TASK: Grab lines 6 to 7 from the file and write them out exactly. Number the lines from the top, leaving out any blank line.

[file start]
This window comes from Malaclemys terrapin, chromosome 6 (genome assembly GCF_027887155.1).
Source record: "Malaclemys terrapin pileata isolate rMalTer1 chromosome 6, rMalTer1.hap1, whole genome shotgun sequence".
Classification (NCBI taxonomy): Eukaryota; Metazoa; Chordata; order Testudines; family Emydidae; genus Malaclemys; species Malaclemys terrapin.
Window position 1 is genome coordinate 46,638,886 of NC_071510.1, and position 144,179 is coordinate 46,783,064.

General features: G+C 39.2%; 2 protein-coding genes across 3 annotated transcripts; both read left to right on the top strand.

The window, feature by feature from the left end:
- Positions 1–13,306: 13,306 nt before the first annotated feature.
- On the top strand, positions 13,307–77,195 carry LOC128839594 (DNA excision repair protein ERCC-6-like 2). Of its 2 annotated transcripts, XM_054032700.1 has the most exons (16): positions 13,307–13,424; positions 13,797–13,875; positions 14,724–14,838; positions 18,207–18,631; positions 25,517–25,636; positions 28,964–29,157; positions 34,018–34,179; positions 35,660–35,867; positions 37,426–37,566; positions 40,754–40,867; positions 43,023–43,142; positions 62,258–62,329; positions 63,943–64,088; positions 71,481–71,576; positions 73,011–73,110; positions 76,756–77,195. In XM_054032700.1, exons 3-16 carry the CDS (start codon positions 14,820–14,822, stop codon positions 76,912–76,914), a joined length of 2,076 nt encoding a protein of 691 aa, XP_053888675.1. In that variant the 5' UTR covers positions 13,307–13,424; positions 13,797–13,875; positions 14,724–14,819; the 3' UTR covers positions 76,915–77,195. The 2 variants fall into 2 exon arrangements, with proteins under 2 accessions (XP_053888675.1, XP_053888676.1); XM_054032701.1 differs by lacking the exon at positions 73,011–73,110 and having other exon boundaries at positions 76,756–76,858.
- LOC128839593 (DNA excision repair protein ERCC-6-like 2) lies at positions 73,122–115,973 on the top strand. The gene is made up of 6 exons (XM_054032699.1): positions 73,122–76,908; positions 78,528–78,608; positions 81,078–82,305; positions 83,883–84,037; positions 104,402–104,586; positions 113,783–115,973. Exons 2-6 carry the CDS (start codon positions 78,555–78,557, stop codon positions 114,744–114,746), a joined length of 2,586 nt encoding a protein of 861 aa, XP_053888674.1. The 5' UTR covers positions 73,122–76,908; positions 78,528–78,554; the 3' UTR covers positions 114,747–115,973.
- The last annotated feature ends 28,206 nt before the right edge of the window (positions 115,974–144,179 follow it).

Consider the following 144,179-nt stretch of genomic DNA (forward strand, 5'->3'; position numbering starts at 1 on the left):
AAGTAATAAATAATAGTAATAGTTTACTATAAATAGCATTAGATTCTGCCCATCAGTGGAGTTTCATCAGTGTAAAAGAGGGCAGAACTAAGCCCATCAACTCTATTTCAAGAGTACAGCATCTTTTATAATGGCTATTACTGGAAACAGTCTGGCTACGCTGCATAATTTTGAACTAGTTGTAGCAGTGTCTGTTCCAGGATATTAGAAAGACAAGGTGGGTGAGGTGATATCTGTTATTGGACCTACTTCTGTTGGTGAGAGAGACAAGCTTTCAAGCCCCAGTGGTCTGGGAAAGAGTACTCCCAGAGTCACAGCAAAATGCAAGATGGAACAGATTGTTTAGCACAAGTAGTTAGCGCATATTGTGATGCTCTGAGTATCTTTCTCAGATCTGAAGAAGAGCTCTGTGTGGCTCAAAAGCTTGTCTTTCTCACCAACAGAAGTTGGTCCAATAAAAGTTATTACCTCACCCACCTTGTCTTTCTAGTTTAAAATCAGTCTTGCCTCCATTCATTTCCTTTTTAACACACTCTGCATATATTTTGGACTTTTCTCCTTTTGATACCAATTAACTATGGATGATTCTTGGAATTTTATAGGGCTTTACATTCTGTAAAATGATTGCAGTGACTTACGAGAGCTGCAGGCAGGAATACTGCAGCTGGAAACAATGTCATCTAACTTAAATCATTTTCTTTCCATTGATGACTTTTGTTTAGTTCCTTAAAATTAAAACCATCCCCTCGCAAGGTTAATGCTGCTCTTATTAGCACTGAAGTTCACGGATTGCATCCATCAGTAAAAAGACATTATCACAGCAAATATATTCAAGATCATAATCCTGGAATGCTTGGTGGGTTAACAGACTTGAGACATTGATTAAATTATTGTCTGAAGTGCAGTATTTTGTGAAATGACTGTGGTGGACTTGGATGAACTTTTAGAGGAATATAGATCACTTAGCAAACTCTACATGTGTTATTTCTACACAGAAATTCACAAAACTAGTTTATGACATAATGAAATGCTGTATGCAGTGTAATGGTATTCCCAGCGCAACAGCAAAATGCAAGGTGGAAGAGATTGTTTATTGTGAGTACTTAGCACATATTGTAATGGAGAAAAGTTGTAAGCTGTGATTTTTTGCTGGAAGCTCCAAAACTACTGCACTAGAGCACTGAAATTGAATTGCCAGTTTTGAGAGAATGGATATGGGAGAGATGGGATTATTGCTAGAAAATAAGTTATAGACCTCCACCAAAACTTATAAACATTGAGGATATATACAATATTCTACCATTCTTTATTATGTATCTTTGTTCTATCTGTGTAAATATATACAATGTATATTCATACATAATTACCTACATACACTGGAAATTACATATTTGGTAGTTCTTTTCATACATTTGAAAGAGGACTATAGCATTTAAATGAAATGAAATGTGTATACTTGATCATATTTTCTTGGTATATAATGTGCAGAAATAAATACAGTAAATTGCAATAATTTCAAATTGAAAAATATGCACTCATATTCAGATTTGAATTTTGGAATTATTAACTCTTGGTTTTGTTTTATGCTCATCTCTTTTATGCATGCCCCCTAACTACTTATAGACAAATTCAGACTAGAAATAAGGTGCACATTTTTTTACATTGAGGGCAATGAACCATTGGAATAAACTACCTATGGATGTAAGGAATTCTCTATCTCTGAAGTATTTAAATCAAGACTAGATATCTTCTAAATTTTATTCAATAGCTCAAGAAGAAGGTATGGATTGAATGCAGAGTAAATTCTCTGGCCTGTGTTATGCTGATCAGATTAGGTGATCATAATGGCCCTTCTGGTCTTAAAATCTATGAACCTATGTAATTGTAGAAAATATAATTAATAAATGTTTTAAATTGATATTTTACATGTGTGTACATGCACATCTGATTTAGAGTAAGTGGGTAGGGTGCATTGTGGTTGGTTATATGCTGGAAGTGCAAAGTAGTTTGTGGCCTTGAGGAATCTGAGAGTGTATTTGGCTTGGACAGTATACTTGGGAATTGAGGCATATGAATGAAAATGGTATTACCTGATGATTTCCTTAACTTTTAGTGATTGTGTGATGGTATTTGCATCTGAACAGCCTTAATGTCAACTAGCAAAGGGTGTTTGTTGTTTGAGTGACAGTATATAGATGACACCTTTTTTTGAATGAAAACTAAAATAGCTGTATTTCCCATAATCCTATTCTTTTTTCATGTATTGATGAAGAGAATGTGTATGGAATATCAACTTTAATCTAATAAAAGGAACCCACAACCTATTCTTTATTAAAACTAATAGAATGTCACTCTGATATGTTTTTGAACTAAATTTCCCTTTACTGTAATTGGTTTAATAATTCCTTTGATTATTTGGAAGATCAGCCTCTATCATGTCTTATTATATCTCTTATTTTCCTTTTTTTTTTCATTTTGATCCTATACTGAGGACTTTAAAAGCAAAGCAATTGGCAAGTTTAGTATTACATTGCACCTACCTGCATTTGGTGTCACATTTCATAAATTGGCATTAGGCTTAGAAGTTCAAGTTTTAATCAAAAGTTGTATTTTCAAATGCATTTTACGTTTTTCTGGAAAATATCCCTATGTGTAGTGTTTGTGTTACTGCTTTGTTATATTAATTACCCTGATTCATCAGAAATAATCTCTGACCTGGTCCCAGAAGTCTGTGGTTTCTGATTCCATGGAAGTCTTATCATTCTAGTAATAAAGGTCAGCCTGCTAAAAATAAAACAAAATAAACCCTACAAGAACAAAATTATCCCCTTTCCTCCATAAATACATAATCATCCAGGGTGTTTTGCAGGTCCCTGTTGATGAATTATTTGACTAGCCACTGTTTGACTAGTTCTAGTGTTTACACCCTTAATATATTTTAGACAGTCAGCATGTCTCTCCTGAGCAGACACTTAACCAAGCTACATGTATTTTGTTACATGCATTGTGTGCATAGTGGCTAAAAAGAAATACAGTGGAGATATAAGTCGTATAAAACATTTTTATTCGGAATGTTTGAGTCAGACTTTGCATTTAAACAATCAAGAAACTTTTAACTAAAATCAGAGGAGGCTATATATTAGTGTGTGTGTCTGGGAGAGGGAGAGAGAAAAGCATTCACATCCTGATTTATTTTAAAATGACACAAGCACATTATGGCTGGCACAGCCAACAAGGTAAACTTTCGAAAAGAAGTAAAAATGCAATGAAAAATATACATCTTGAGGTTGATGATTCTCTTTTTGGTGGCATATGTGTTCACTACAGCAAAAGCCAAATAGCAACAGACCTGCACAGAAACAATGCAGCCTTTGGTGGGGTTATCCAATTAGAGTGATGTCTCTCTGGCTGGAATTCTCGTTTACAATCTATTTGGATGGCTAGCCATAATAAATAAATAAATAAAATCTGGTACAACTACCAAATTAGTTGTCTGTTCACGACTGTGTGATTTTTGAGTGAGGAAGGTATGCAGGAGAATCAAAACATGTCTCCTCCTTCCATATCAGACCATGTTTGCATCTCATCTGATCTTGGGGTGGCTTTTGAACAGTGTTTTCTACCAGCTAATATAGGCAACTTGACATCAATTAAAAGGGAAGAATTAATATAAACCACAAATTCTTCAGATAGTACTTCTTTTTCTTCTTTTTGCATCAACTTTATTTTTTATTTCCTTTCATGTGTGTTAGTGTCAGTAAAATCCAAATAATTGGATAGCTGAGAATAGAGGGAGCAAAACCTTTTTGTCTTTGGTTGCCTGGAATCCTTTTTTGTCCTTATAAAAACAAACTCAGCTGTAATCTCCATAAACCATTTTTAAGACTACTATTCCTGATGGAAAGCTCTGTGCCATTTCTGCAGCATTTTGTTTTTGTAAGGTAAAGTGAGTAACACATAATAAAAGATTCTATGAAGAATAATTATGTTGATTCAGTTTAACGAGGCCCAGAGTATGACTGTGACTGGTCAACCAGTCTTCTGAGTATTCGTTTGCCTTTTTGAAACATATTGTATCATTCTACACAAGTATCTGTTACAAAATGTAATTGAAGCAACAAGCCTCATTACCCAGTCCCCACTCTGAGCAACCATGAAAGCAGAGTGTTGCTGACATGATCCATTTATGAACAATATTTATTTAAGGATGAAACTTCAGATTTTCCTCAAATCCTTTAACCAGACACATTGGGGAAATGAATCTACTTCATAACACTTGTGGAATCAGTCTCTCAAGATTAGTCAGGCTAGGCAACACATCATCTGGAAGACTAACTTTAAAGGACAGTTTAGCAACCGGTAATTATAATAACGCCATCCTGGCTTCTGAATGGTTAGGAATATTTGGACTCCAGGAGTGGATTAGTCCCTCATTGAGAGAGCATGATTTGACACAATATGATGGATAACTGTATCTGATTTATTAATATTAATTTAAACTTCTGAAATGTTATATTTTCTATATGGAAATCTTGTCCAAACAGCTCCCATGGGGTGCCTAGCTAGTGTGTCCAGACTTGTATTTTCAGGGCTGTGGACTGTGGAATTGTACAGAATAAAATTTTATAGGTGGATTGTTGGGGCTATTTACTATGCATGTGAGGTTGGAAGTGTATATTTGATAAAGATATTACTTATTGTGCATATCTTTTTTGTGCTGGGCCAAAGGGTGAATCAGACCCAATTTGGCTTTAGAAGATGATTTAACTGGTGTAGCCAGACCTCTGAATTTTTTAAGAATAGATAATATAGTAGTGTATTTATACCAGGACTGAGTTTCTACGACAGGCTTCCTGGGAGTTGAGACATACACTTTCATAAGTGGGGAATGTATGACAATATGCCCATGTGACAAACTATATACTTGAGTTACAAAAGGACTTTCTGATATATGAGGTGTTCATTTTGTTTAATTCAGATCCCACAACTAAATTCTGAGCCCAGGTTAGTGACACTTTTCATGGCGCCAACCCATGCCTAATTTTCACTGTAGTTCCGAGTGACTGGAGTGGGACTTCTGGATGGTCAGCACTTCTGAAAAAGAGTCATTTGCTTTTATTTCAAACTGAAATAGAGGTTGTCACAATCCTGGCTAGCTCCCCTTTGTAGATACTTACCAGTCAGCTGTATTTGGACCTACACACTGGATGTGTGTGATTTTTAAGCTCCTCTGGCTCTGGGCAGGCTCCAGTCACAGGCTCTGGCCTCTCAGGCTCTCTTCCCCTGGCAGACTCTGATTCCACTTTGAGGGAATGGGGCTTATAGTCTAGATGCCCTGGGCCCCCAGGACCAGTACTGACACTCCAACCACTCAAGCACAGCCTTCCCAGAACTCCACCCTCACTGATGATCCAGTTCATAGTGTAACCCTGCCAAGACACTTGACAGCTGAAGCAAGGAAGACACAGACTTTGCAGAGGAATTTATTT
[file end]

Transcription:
The window, feature by feature from the left end:
- Positions 1–13,306: 13,306 nt before the first annotated feature.